The leading cellular providers have started to deploy 4G technologies, with Verizon and AT&T launching 4G LTE networks and Sprint utilizing its new 4G WiMax network.
Perspecta labs demonstrates long-distance, high-bandwidth ground-to-aircraft data communications over commercial LTE cellular network
Perspecta Inc. (NYSE: PRSP), announced in Jan 2019 that its innovative applied research arm, Perspecta Labs, has successfully demonstrated long-distance, high-bandwidth data streaming between a test aircraft and a fourth generation (4G) long-term evolution (LTE) ground network. The test was conducted at Edwards Air Force Base as part of the Department of Defense (DOD) Cellular Range Telemetry Network (CeRTN) program in collaboration with the DOD Test Resource Management Center.
Perspecta Labs, then Vencore Labs, was awarded the CeRTN contract in October 2016. Under the program, Perspecta Labs was tasked with developing a system that leverages commercial cellular technology for aeronautical mobile telemetry (AMT) applications at DOD Major Range and Test Facility Bases.
Perspecta Labs’ Velocite is a novel solution that enables use of low-cost commercial off-the-shelf LTE cellular technology to deliver high-bandwidth data communications at supersonic aircraft speeds. Velocite is vendor agnostic, operates without the need for per-flight frequency coordination and provides bi-directional high-speed data connectivity to aircraft. Velocite combines an intelligent LTE network design with groundbreaking innovations to reliably deliver high-bandwidth data communications for aircraft at speeds of 1,000 kph and above.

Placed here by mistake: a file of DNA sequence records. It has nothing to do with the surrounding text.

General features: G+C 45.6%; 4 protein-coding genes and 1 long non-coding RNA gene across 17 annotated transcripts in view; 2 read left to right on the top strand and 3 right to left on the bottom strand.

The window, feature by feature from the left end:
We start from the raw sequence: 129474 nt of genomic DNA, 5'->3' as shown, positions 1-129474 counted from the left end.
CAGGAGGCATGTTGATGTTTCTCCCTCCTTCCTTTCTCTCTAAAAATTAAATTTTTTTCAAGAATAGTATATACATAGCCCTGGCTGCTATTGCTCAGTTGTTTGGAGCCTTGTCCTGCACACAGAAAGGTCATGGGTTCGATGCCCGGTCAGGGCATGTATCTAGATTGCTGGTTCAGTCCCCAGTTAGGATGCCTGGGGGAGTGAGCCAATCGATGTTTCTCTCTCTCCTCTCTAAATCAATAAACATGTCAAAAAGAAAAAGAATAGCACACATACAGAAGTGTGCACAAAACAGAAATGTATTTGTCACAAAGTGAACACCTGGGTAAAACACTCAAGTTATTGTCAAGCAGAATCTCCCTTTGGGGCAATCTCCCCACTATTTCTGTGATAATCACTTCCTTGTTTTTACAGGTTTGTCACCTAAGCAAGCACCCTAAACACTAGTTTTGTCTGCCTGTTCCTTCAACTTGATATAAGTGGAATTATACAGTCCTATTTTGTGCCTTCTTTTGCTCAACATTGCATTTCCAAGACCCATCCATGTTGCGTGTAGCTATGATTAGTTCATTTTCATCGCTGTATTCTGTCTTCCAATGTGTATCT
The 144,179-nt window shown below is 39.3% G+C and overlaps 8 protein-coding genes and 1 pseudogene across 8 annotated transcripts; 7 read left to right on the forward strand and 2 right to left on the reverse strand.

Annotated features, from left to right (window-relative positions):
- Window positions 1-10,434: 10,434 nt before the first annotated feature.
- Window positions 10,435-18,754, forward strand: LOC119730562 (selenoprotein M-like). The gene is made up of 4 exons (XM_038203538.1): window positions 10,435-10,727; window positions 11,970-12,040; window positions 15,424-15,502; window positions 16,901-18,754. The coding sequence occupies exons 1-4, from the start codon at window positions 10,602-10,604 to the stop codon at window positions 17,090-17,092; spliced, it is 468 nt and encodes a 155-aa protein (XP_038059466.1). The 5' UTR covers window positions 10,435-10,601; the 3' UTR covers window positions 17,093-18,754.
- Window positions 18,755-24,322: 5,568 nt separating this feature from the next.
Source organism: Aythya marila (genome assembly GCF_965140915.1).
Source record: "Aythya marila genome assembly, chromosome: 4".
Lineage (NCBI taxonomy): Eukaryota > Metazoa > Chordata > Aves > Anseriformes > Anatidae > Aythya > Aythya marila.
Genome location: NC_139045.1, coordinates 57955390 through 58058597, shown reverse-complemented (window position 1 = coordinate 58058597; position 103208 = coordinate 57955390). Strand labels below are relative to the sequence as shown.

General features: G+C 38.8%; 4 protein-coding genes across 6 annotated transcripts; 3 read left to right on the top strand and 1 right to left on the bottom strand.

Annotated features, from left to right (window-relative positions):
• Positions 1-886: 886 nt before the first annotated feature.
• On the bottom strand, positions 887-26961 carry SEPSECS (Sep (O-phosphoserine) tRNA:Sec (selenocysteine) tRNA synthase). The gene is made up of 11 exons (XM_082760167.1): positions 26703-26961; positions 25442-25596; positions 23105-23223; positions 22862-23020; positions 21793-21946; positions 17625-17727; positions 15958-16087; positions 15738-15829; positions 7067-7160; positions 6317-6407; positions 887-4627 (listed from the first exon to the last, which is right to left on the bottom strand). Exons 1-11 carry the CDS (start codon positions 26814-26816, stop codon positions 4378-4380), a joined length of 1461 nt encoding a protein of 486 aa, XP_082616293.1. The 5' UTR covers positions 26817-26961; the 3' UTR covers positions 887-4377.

“Perspecta Labs’ Velocite solution offers considerable savings in cost, time and resources for critical applications in flight testing, training and operations,” said Petros Mouchtaris, Ph.D., president of Perspecta Labs. “We are excited to mature this technology from laboratory testing through successful field demonstrations and to deliver these substantial benefits to our customers.”
Velocite’s proprietary transceiver applique provides state-of-the-art Doppler compensation and easily integrates with any standard LTE user equipment to maintain a robust data link. Perspecta Labs is developing, hardening and transitioning Velocite to support a range of use cases for AMT in performance evaluation, testing, training and operations for manned and unmanned aircraft.
Army tests 4G commercial networking tech for the battlefield